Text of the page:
There are always two ways of learning from what we see people around us doing or not doing. The commonly recommended way is to do what good others are doing or not to do what others are not doing so that we may also be good like them. But the most effective learning comes when you avoid doing things that others are doing while making a fool of themselves. That being the case, there is a world of learning that may interest budding cricketers watching Umar Akmal’s latest antics.
The chap has spent almost eight years in public life and all the euphoria he generated in the first few months of his arrival on the scene got to his head so much and so completely that it left space for nothing else; not even, apparently, for the brain which for him appears to be an organic liability rather than a critical mass. To him life somehow got frozen in time — in 2009, to be precise. To him he is still the player he was in those few fleeting months when he batted big. He could get away with a few things for a few more months, but beyond that he had been a liability of what can safely be described as ‘Akmalian’ proportions.
Yes, he was young at the time and it is understandably difficult, if not impossible, to be humble and nice in that phase when you are being praised as the boy wonder by many. But eight years is a long time for anyone to convert his brain into a mind by making use of the grey cells. It is said that life is a great teacher, but one has to be a decent student to learn something — anything at all — from even life. He could never learn when to just shut up.
For Umar Akmal life seems to have frozen in time. As far as he is concerned, he is still the player who delivered the goods for a few fleeting months some eight years ago
His latest spat with coach Mickey Arthur is just a confirmation that he doesn’t intend to do it any time soon. The coach, according to him, ‘abused’ and ‘insulted’ him for being unfit. Regardless of what the coach may or may not have said, one ends up recalling all those incidents where Akmal ‘abused’ his place in the side and ‘insulted’ the followers and fans with his frolics off the field and his misery on the field. A saner head would have preferred to digest whatever he got in the name of abuse. There are times when one has to lie low and live to fight another day. But sanity and Akmal avoid each other like the proverbial plague and it is almost criminal to mention the two in the same breath … or in the same sentence!
So he went public with a presser. And the funniest part in the whole fracas was the twist Akmal tried to give it. Let’s hear it from the man himself. “He [Mickey] shouldn’t be swearing at me like that, it is like he is abusing all of Pakistan … I want to reveal this to the public and to all my fans. I request the [PCB] chairman to take this issue very seriously. When the head coach is allowed to swear at someone, that is unacceptable. As a Pakistani, I could not stomach it.”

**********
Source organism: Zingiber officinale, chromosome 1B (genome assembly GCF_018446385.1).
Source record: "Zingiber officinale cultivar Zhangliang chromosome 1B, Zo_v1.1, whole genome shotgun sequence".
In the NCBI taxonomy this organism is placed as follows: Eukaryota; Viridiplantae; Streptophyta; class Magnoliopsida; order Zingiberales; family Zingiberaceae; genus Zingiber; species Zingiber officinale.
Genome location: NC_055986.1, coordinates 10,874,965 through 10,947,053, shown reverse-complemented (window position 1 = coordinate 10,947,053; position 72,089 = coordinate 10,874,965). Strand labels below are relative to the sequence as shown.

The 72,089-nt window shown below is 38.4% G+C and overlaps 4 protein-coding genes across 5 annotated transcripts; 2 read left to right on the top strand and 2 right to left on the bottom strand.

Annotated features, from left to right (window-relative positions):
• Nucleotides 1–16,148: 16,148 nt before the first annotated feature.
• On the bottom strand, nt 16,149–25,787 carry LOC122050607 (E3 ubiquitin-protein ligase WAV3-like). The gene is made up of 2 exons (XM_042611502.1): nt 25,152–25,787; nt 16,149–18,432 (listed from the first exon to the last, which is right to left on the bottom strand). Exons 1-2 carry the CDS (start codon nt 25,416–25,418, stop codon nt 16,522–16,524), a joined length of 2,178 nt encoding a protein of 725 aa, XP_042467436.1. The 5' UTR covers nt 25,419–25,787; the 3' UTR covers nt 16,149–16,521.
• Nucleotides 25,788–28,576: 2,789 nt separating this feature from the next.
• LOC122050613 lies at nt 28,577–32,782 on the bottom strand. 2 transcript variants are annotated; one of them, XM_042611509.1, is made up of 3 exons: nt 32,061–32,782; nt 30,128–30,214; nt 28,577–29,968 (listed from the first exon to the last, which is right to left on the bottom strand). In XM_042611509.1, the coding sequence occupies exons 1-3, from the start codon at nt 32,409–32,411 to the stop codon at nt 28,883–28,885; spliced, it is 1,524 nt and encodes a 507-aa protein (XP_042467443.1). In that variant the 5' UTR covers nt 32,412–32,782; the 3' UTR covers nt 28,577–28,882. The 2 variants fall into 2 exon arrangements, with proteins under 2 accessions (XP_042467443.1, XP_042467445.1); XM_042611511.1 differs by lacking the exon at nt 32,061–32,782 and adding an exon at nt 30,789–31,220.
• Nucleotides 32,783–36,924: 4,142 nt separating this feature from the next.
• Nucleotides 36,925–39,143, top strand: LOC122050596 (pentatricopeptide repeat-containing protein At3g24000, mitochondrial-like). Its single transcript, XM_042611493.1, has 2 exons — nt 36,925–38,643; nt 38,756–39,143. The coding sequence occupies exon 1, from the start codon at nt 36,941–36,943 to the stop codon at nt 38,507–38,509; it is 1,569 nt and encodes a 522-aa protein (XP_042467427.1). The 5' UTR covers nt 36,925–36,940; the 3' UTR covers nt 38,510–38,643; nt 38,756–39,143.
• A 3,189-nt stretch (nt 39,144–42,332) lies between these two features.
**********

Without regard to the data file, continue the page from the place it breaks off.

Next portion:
Well, what can one say? Except, perhaps, WOW! Abusing Umar Akmal is like abusing Pakistan. He is Pakistan personified. That is some bizarre level of grandiosity. And, in practical terms, it comes down to what? That an unfit Akmal means an unfit Pakistan? It will be some office other than that of the PCB chairman which might feel interested in taking “this issue very seriously.”
With a total of three centuries in as many as 212 outings across eight years and three formats, he is hardly a player to be taken seriously by anyone. Two of those three precious centuries were scored in 2009. The third one came in 2014, which, by his standard, is pretty recent. But it came against, of all the sides, against Afghanistan. These are facts that should make people stop taking themselves seriously, but we are talking of Akmal here.
Somebody needs to tell him that arrogance has to be earned with action and sustained with deeds. Nobody is asking him to be nice and humble. Indiscriminate niceness, in any case, is an over-rated commodity. If he loves to be an arrogant brat, it is his choice. But being in the public eye, he has to deliver and he has not done that. The equation is pretty simple. Get your act together, let your actions — of the cricketing variety — speak for themselves. And till that happens, just lie low.
Umar Akmal is probably never going to follow the plan, but budding cricketers will do well to take this lesson from his travails. If that happens, it will be Akmal’s biggest contribution to Pakistan cricket.
Published in Dawn, EOS, August 27th, 2017